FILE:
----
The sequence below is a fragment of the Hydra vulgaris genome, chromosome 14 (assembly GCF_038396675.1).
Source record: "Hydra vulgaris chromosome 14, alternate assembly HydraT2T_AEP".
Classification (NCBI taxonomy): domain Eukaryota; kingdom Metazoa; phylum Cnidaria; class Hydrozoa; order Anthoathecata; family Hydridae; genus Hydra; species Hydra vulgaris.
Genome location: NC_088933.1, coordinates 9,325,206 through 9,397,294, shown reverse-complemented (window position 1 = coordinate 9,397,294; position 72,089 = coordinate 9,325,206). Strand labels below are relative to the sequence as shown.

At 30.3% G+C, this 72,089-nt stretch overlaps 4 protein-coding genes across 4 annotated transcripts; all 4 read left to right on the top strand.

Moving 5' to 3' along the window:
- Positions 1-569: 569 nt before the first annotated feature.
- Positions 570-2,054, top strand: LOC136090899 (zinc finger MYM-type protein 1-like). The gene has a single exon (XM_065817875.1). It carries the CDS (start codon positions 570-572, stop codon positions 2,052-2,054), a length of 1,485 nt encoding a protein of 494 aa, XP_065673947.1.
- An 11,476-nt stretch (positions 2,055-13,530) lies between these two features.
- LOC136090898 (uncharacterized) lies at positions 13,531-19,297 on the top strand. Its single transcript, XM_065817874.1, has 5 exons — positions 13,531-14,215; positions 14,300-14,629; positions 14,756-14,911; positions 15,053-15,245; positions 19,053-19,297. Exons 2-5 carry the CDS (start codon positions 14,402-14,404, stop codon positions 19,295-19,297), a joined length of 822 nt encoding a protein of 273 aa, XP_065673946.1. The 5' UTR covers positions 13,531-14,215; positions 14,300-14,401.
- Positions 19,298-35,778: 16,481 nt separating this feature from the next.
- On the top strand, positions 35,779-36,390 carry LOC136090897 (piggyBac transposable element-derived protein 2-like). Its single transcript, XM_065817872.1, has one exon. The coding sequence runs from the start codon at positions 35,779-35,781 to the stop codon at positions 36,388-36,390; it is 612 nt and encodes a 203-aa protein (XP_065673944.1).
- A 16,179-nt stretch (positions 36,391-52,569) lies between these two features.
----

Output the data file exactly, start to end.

The sequence below is a fragment of the Hydra vulgaris genome, chromosome 14 (assembly GCF_038396675.1).
Source record: "Hydra vulgaris chromosome 14, alternate assembly HydraT2T_AEP".
Classification (NCBI taxonomy): domain Eukaryota; kingdom Metazoa; phylum Cnidaria; class Hydrozoa; order Anthoathecata; family Hydridae; genus Hydra; species Hydra vulgaris.
Genome location: NC_088933.1, coordinates 9,325,206 through 9,397,294, shown reverse-complemented (window position 1 = coordinate 9,397,294; position 72,089 = coordinate 9,325,206). Strand labels below are relative to the sequence as shown.

At 30.3% G+C, this 72,089-nt stretch overlaps 4 protein-coding genes across 4 annotated transcripts; all 4 read left to right on the top strand.

Moving 5' to 3' along the window:
- Positions 1-569: 569 nt before the first annotated feature.
- Positions 570-2,054, top strand: LOC136090899 (zinc finger MYM-type protein 1-like). The gene has a single exon (XM_065817875.1). It carries the CDS (start codon positions 570-572, stop codon positions 2,052-2,054), a length of 1,485 nt encoding a protein of 494 aa, XP_065673947.1.
- An 11,476-nt stretch (positions 2,055-13,530) lies between these two features.
- LOC136090898 (uncharacterized) lies at positions 13,531-19,297 on the top strand. Its single transcript, XM_065817874.1, has 5 exons — positions 13,531-14,215; positions 14,300-14,629; positions 14,756-14,911; positions 15,053-15,245; positions 19,053-19,297. Exons 2-5 carry the CDS (start codon positions 14,402-14,404, stop codon positions 19,295-19,297), a joined length of 822 nt encoding a protein of 273 aa, XP_065673946.1. The 5' UTR covers positions 13,531-14,215; positions 14,300-14,401.
- Positions 19,298-35,778: 16,481 nt separating this feature from the next.
- On the top strand, positions 35,779-36,390 carry LOC136090897 (piggyBac transposable element-derived protein 2-like). Its single transcript, XM_065817872.1, has one exon. The coding sequence runs from the start codon at positions 35,779-35,781 to the stop codon at positions 36,388-36,390; it is 612 nt and encodes a 203-aa protein (XP_065673944.1).
- A 16,179-nt stretch (positions 36,391-52,569) lies between these two features.